As much as we love gallery-hopping in London, it can sometimes be a pain, especially in the summer months when you have to negotiate football-team-sized tourist groups and bored kids in London out on family trips. But don't forget that there are plenty of great galleries, museums and institutions within perfect day-trip distance from the capital. So if you are looking for some out-of-town culture here are our 14 of our favourites venues to visit just a train ride away.
RECOMMENDED: our full guide to great day-trips from London
Get outta town: art day-trips from London
Next to the River Yare on the edge of the University of East Anglia campus is the Sainsbury Centre for Visual Arts. The Grade II-listed building has been displaying art within its striking glass panels and crisscrossed steelwork since its completion in 1978. A visit to the gallery should include a wander around the sculpture garden, where you will spot, among the hordes of University of East Anglia students, a number of sculptures by Henry Moore. The permanent collection includes ceramics, abstract paintings and examples of modern European art by Picasso, Francis Bacon and Jacob Epstein.
Get there: By car in about two hours or by train from London Liverpool Street to Norwich, then take the 25 bus.
Firstsite is a visual arts organisation, founded in 1994, exhibiting both established and emerging artists. Based in Colchester, the crescent-shaped building, which appears to weave around the natural landscape, reflecting light on its shimmering copper-aluminium cladded exterior, is the vision of the design competition winner Uruguayan architect Rafael Viñoly. In 1996, Firstsite became one of the first visual arts organisations to dedicate an entire gallery to art created by schoolchildren. Whether you are an art buff or just enjoy looking at pretty pictures, Firstsite aims to make contemporary art accessible to all.
Get there: By car in about two hours from central London or by train from Liverpool Street station to Colchester Town, which is a few minutes’ walk from the gallery.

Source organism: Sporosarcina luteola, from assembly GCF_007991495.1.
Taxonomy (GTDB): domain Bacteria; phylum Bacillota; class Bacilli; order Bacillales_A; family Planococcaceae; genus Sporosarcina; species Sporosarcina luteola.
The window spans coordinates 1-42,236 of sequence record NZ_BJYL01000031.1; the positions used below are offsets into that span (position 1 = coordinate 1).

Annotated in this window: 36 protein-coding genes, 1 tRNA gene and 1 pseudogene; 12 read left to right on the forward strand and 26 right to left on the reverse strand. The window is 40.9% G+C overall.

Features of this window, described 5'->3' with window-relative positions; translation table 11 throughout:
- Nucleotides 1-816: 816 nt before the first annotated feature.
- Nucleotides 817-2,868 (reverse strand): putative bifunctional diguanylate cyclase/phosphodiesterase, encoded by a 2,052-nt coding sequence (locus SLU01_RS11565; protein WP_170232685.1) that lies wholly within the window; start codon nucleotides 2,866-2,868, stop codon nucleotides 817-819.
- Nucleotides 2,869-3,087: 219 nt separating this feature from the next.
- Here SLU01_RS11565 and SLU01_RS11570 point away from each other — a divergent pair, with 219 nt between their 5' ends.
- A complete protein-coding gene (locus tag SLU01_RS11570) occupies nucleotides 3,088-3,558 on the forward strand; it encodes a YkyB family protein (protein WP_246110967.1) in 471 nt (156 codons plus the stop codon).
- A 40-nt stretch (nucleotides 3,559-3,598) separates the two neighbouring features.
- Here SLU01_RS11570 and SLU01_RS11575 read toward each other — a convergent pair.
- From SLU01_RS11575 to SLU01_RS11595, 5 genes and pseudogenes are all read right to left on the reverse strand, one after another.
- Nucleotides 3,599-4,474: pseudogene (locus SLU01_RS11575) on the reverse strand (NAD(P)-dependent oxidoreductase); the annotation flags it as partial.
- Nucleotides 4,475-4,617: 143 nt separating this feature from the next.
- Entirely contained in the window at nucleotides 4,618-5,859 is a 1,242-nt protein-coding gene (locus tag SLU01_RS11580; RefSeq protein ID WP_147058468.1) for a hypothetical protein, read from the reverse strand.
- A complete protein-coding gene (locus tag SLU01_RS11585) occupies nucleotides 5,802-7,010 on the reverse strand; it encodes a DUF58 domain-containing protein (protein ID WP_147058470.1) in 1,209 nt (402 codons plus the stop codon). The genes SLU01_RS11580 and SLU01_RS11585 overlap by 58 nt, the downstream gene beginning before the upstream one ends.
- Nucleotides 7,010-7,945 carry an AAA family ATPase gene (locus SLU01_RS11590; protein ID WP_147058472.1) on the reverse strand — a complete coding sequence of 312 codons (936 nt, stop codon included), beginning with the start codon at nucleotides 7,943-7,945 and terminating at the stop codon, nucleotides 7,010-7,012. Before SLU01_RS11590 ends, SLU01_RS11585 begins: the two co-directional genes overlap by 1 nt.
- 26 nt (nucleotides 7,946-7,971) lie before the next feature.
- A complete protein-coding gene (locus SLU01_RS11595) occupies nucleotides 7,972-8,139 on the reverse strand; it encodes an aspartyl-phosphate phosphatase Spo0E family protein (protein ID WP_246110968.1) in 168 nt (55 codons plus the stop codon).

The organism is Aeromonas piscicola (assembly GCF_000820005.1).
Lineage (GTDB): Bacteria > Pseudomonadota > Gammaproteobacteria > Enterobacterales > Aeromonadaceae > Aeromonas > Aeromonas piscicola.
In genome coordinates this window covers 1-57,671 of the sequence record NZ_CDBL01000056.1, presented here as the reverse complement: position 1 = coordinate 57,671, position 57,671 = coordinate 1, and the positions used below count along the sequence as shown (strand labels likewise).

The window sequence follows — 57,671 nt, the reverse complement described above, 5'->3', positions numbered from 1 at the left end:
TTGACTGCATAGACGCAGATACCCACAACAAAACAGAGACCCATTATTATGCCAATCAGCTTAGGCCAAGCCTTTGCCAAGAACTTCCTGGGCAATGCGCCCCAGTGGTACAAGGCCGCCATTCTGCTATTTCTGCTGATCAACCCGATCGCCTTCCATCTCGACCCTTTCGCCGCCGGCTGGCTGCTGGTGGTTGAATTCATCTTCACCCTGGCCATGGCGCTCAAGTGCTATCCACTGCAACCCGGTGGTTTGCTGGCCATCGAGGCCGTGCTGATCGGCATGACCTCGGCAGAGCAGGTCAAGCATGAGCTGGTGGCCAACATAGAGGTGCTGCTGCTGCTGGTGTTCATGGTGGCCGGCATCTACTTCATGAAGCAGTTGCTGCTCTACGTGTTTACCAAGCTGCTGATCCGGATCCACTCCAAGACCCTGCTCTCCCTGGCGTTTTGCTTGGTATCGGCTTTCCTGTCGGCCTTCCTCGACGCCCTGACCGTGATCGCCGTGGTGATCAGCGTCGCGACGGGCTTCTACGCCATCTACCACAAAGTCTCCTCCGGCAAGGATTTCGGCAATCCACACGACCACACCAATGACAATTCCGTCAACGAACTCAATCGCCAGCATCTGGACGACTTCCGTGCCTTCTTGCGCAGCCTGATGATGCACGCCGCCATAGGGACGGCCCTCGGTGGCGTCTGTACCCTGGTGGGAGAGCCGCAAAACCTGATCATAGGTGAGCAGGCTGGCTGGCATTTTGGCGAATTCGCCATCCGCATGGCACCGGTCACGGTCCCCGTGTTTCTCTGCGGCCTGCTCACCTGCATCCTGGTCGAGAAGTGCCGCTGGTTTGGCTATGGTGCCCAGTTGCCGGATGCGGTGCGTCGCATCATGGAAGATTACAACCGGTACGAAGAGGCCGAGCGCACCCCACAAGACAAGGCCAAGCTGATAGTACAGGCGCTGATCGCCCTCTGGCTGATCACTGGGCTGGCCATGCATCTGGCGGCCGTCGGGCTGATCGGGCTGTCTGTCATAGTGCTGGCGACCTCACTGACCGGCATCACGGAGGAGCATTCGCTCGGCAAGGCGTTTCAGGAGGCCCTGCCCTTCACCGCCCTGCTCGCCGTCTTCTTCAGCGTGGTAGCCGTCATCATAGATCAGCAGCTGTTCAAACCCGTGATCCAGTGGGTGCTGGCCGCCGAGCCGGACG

The Grade I-listed Cambridge museum was founded in 1816 and features a mix of ancient antiques and fine art, which stretches from the 13th century to the present day. Behind the grand, pillared frontage of this stunning neoclassical building are five departments: Antiquities, Applied Arts, Coins and Medals, Manuscripts and Printed Books, and Paintings, Drawings and Prints. In Gallery One, you will find 20th-century paintings by Picasso, Cézanne and Monet. During the summer months, you can wander through the outdoor sculpture gallery, and when it inevitably starts chucking it down, you can grab lunch at the café in the (covered) courtyard.
Get there: By car in about one hour 30 minutes from central London, although there is limited parking so the museum advises travelling by train form London Kings Cross to Cambridge, then it is a 20-minute walk or a short bus ride to the gallery.
The restored Strawberry Hill, created by Horace Walpole in the 18th century, is recognised as one of the finest examples of Georgian Gothic Revival architecture. In 2015, Walpole’s private rooms underwent a major restoration for the first time since the 1700s. Now you can admire the lavish decor in Britain’s first Prime Minister’s bedroom, the Turkish motifs on the tented ceiling over the breakfast room and the study in which he wrote one of the most influential works of Gothic fiction, The Castle of Otranto. The house also runs after-hours twilight tours, exploring the unique history of the building. In the garden, visitors can enjoy a rare example of an eighteenth-century theatrical shrubbery, a willow grotto and a woodland trail for children.
Get there: By car in about an hour from central London or by train from London Waterloo to Strawberry Hill station, then a five- to ten-minute walk.
See Henry Moore’s monumental, globular sculptures as he intended them to be seen: against a backdrop of more than 60 acres of rolling hills and woodland. The Henry Moore Foundation in Perry Green, Hertfordshire, was set up in 1977 to preserve the Yorkshireman’s legacy and contribution to visual art. You can touch but not climb (as tempting as that is) the 20 figures on display, or just take a moment to enjoy the landscape, as framed by the holes cut into many of the figures. You can also explore the studios where the master of modernist sculpture perfected his craft, as well as take a tour of Hoglands, his family home for more than 40 years, where he built up an impressive book collection. The gardens, designed by his wife Irina Moore, are also worth a visit. The recently revamped visitor centre includes a plush new café, shop and education room if you like some greens with your bronzes.